Realizing increased antipathy towards the existing government, the current government seems willing to consider constructive suggestions to bring about tranquility and democratic transformation. Given this stand, an improvement in the electoral process would likely help revise and amend the constitution and speed up the democratic process, thereby contributing to peaceful change in Ethiopia. In other words, “instead of becoming dependent on the existing system that has created a mono-party system, Ethiopia must entertain creating multi-party system that are given equal level field to amend the text of the existing Ethiopian constitution” (Desta, 2017).  

The First Past the Post (FPTP) Electoral System

As discussed in my book, Re-thinking Ethiopia’s Ethnic Federalism (2017), currently, Ethiopia currently calculates the number of parliamentary seats awarded to parties or individuals after election based on the First Past the Post (FPTP) or “winner-take all” electoral system. According to the First Past the Post electoral system, a candidate who gets the most votes in an election is regarded as the winner and stands duly elected as a member of parliament (MP). In addition to its easy implementation, the FPTP system produces stability. It avoids fragmentation of legislatures because it can produce a decisive majority with little or no coalition government needed in any deliberation process.  For example, despite the EPRDF’s narrow base across constituencies, the EPRDF has enjoyed a sweeping majority of votes over the years; indeed, it claims to have won 100 percent of the votes in Ethiopia’s May 24, 2015 parliamentary elections.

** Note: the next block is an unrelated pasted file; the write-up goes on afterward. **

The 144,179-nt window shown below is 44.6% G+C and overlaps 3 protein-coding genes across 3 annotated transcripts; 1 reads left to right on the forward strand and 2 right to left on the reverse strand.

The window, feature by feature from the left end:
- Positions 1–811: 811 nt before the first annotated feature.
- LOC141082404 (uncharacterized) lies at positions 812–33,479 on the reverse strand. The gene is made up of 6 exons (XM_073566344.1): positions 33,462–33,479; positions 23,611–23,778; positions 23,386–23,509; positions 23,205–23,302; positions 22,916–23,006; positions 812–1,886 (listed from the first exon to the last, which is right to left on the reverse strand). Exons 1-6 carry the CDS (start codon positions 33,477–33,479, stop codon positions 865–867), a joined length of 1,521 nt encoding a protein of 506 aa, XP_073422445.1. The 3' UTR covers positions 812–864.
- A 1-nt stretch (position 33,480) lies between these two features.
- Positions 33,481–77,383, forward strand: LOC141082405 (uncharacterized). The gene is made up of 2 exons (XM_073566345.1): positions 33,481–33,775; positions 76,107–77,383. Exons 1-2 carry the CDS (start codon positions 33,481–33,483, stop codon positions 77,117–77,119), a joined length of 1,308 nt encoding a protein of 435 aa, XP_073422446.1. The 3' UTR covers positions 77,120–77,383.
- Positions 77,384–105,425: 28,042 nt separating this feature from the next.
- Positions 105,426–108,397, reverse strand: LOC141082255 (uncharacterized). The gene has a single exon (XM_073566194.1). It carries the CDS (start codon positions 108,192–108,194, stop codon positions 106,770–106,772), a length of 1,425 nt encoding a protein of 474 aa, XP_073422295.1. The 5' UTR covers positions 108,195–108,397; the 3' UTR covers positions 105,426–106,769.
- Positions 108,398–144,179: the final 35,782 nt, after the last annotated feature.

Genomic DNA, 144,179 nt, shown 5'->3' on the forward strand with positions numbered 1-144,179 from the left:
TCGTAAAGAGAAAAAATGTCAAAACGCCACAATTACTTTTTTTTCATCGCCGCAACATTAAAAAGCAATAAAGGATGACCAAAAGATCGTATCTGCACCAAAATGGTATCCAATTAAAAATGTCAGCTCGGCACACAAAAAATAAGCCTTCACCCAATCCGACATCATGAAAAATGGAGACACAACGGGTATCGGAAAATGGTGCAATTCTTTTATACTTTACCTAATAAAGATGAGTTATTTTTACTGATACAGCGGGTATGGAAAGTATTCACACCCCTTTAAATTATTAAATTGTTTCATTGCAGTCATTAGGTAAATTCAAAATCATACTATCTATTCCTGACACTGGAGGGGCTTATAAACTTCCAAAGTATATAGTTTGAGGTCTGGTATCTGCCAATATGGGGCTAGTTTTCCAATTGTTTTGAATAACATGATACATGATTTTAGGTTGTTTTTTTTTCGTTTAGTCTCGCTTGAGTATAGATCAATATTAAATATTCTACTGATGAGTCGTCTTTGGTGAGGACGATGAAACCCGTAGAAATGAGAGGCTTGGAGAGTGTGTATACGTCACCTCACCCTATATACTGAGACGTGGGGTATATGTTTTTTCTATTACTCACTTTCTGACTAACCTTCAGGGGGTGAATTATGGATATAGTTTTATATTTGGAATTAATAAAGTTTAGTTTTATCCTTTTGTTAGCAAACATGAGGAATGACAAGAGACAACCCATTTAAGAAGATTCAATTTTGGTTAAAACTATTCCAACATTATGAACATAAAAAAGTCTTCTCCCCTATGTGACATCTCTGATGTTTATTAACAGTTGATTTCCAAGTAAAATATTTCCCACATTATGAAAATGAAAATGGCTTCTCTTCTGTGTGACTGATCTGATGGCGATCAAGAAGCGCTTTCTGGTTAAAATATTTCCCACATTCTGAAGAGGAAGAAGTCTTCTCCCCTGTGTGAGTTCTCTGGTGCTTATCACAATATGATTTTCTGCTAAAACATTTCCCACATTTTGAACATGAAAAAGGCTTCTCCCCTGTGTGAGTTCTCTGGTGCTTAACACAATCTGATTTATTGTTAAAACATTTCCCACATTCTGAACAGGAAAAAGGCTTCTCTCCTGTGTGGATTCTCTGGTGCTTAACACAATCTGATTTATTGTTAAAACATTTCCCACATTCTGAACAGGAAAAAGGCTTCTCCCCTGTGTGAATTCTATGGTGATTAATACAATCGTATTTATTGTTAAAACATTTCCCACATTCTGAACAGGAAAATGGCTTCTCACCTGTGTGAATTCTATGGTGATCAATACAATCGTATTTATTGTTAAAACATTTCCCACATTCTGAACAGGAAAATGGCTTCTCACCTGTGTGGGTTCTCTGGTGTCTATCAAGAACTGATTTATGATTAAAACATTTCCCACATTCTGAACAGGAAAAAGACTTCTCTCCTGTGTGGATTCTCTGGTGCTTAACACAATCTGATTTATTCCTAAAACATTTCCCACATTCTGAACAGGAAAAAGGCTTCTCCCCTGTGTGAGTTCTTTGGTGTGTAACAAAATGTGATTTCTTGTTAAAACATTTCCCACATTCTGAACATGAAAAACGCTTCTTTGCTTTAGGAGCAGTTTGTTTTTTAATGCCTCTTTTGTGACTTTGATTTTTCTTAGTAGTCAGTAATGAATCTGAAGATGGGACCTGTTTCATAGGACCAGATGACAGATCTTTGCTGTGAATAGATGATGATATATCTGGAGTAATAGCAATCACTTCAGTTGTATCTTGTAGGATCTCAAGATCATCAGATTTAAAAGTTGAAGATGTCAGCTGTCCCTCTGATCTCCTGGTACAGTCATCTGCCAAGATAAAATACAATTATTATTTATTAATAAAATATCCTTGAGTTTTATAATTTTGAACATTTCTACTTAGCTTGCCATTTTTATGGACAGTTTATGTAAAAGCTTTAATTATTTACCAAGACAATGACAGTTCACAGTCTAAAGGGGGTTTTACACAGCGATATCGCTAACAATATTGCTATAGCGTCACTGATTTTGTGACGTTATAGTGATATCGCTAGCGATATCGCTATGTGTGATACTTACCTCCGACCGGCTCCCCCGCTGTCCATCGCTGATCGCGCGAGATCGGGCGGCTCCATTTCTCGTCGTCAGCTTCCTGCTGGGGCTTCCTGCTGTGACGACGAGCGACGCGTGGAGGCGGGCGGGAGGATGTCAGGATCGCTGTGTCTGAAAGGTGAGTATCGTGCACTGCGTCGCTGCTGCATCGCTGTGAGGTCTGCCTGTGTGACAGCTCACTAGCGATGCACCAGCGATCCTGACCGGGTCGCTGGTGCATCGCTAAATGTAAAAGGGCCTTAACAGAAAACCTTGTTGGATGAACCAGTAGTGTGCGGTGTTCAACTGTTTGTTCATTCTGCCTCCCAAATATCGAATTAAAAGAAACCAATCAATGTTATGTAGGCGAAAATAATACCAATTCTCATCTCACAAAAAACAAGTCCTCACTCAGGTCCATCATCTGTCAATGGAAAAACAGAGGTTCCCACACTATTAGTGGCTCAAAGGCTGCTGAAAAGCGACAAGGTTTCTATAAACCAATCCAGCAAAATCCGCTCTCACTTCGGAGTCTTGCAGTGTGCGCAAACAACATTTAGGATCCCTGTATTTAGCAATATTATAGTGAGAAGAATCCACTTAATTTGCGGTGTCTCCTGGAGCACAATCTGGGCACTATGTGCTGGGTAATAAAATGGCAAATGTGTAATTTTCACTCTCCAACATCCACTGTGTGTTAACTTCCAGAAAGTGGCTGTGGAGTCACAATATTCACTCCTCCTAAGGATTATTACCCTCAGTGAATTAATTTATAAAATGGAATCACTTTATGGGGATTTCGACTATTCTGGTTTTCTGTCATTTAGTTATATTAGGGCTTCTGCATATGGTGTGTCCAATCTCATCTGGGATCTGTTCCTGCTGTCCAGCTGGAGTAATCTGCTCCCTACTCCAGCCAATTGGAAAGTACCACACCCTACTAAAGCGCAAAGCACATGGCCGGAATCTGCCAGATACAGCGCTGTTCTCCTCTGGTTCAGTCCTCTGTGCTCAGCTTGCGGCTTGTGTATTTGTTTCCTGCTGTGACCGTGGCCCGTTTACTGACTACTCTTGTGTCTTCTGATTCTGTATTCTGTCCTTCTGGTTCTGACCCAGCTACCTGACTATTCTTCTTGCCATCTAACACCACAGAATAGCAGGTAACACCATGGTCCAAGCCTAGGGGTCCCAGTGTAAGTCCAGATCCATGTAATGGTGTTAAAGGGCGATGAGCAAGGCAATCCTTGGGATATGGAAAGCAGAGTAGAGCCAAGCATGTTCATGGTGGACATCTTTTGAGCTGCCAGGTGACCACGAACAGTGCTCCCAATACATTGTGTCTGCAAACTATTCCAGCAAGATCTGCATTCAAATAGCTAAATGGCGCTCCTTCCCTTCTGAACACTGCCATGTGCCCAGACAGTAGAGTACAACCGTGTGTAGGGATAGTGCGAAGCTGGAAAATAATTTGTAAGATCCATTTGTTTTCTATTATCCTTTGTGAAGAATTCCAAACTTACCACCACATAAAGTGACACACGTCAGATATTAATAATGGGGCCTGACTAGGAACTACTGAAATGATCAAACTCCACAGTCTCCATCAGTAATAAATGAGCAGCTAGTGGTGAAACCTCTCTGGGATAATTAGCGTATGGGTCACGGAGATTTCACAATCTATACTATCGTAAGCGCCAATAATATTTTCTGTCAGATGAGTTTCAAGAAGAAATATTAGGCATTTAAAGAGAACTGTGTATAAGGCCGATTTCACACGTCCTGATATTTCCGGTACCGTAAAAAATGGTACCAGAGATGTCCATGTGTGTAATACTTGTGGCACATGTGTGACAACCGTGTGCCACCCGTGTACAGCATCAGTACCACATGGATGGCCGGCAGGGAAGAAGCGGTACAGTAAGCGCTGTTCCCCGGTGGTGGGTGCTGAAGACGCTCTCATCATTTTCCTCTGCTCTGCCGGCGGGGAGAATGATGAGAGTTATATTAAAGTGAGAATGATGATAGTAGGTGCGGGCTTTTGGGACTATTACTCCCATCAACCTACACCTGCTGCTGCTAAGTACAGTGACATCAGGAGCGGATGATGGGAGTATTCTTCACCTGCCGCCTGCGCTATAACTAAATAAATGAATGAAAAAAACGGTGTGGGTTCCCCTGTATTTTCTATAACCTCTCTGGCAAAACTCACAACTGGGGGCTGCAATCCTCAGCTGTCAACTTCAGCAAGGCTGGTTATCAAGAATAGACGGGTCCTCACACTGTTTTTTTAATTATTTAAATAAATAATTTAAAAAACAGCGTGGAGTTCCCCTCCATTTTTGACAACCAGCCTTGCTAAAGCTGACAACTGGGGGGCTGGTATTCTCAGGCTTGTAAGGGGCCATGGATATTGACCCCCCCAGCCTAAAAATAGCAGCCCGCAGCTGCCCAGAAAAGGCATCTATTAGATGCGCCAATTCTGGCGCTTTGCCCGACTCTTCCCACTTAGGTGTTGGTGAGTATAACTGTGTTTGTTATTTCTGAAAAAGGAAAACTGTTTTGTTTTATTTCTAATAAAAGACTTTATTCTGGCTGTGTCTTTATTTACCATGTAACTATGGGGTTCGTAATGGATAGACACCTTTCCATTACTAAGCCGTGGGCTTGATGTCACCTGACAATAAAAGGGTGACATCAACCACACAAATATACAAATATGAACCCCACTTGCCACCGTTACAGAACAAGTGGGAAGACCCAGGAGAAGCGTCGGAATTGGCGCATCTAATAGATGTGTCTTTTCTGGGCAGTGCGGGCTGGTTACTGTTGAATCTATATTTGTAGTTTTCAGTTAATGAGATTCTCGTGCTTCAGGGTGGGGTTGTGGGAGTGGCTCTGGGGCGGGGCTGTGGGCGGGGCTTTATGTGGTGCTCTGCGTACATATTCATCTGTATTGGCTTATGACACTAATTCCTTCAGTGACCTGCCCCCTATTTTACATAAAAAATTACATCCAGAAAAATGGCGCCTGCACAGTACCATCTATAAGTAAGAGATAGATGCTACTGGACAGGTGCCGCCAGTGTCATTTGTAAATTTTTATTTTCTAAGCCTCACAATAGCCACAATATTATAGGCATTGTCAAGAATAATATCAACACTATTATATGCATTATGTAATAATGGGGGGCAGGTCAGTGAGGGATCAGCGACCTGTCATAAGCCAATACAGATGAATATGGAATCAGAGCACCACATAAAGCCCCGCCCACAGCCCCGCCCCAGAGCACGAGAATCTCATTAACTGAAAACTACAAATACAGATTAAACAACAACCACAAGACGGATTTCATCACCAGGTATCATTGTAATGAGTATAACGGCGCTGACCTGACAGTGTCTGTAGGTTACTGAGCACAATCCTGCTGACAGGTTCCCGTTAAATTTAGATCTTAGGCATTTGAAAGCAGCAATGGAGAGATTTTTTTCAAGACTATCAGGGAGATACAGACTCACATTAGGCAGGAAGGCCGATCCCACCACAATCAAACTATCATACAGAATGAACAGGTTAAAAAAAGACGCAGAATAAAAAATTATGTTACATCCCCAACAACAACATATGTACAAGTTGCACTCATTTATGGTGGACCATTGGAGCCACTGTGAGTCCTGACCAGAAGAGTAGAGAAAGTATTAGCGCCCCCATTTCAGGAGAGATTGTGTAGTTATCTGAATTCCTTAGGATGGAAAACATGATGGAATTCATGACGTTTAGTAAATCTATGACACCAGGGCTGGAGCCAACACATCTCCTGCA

Though very simple and it needs to be ascertained that the FPTP election system in Ethiopia has been using a sort of a back-door to include twenty-five seats for pro-EPRDF minorities to increase the EPRDF’s number of seats in the House of Representatives. However, this hand- picked system of introducing of minorities to the Ethiopian parliament has raised concerns by opposition parties who see it as window dressing to equalize the functioning of Ethiopia’s electoral process.  

In stark contrast to the FPTP or Plurality, Relative Majority Systems which elect any candidate who gets a mere majority to the parliament—while disregarding all other candidates, irrespective of the size of their polls, as losers—this paper argues that if Ethiopia wants a pathway to participatory democracy, it must follow the Proportional Representation (PR) electoral process. 

Proportional Representation (PR)

The Proportional Representation (PR) reduces the disparity between a party’s share in the parliamentary seats. In addition, Proportional Representation facilitates higher levels of voter turnout and encourages better representation of minorities (Downs (1957), Dow (2011), Molomo (2000), and IDEA (2005). Thus, if applied in Ethiopia, the party list form of Proportional Representation (as opposed to individual candidates) could facilitate harmony because it assumes all constituencies must be represented in parliament. Though it might result in temporary instability, it nonetheless promotes power-sharing provisions.